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Cost-effectiveness of recruitment methods in a population-based epidemiological study: the Melbourne Visual Impairment Project

Version 2 2024-06-03, 09:55
Version 1 2016-03-10, 11:39
journal contribution
posted on 2024-06-03, 09:55 authored by Trish LivingstonTrish Livingston, CS Guest, A Bateman, N Woodcock, HR Taylor
The cost-effectiveness of five recruitment methods was evaluated to determine the best method of encouraging eligible persons to participate in the Melbourne Visual Impairment Project (a population-based epidemiological study). The evaluation was divided into two phases. Phase 1 included one of two types of initial contact, by direct personal contact or by telephone. Phase 2 involved recruiting residents after an attempt had been made by either the telephone or the doorstep approach, and included a second attempt by a field interviewer, subsequent attempts by senior field staff, and finally, financial incentives. The cost-effectiveness of each method was determined by dividing the approach's cost by the effectiveness ratio. We identified 269 eligible households with 356 eligible residents. An 89 per cent response rate was achieved at the examination centre, comprising 61 per cent from Phase 1 and 28 per cent from Phase 2. Although both recruitment methods in Phase 1 were equally cost-effective, there was a significant difference in the effectiveness of each method in actually recruiting residents. The doorstep method was more costly per attender but was far more effective at 76 per cent recruitment than the telephone method at 47 per cent (P < 0.001). We have demonstrated a practical two-stage approach (the doorstep method in Phase 1 and follow-up strategies in Phase 2) to population-based recruitment involving the middle to elderly age group that should be relevant to many epidemiological studies.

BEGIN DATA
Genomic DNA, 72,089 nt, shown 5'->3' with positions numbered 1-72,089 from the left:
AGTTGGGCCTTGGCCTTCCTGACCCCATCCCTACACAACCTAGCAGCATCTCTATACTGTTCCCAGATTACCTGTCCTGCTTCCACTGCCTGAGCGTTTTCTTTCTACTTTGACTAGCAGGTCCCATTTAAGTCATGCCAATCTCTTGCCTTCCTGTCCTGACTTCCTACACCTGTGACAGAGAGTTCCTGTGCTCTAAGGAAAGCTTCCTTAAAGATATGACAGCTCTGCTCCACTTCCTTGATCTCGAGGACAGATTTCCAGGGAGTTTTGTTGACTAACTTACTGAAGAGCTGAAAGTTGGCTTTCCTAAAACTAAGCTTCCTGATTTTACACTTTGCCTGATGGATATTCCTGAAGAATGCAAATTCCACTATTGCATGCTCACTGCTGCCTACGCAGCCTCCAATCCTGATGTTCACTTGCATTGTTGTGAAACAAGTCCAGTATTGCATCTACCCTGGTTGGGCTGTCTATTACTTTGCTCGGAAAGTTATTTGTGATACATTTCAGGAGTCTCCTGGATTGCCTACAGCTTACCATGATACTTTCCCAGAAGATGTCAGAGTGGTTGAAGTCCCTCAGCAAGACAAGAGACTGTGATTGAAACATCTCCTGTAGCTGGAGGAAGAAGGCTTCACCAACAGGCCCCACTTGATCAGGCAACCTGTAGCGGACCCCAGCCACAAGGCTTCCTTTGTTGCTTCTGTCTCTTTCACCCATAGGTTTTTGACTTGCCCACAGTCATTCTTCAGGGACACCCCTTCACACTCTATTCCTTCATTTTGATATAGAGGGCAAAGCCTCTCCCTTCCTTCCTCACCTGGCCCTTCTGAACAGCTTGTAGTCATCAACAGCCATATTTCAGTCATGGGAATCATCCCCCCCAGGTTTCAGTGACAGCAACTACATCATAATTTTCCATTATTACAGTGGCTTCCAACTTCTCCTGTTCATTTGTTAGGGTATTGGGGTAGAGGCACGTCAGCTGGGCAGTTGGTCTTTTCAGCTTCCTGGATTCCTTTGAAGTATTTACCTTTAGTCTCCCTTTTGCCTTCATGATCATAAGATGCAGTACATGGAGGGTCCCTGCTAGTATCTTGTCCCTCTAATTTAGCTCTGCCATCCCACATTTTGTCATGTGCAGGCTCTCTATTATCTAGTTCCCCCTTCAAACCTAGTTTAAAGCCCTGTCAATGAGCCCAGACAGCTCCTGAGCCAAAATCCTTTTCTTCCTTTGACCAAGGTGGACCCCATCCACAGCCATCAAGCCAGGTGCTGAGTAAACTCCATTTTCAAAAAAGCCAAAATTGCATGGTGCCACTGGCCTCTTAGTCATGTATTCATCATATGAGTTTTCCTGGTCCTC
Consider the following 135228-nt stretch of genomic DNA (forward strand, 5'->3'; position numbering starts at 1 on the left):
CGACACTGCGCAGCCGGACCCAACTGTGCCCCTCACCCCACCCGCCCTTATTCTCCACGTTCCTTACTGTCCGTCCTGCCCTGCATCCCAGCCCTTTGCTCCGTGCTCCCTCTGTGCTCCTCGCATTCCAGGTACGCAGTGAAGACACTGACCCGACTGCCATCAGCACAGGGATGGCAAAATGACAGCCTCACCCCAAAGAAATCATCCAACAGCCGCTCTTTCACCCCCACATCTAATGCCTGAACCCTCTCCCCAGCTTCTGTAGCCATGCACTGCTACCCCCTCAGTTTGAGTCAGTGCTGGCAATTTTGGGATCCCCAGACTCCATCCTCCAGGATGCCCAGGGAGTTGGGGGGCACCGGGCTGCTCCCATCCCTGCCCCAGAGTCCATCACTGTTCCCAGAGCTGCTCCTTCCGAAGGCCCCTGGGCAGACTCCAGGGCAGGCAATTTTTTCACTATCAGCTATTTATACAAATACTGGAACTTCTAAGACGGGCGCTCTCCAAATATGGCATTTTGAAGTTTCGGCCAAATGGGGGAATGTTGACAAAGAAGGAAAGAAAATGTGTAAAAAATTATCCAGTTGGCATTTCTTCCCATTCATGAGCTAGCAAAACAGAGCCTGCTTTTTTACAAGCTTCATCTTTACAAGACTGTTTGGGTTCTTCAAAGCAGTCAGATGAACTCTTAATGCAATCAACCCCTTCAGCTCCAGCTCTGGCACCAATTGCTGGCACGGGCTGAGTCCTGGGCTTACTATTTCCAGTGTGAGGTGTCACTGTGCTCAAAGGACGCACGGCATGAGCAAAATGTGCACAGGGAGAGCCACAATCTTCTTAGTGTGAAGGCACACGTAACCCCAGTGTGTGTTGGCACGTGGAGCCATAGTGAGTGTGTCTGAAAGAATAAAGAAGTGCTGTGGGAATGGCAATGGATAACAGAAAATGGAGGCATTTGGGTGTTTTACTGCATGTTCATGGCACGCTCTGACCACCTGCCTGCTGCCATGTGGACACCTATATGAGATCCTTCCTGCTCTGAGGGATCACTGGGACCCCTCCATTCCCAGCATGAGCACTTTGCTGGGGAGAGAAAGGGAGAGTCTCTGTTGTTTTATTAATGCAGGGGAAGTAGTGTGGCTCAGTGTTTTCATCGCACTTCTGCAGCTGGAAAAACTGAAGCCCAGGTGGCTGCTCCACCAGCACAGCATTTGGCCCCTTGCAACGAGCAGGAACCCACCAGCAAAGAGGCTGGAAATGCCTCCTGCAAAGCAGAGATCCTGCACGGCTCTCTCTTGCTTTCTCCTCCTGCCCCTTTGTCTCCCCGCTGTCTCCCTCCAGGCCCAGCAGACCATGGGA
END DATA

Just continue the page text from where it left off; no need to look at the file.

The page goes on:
History

Journal

Australian and New Zealand journal of public health

Volume

18

Pagination

314-318

Location

London, Eng.

ISSN

1035-7319

Language

eng

Publication classification

C1.1 Refereed article in a scholarly journal

Copyright notice

1994, Public Health Association of Australia

Issue

3

Publisher

Wiley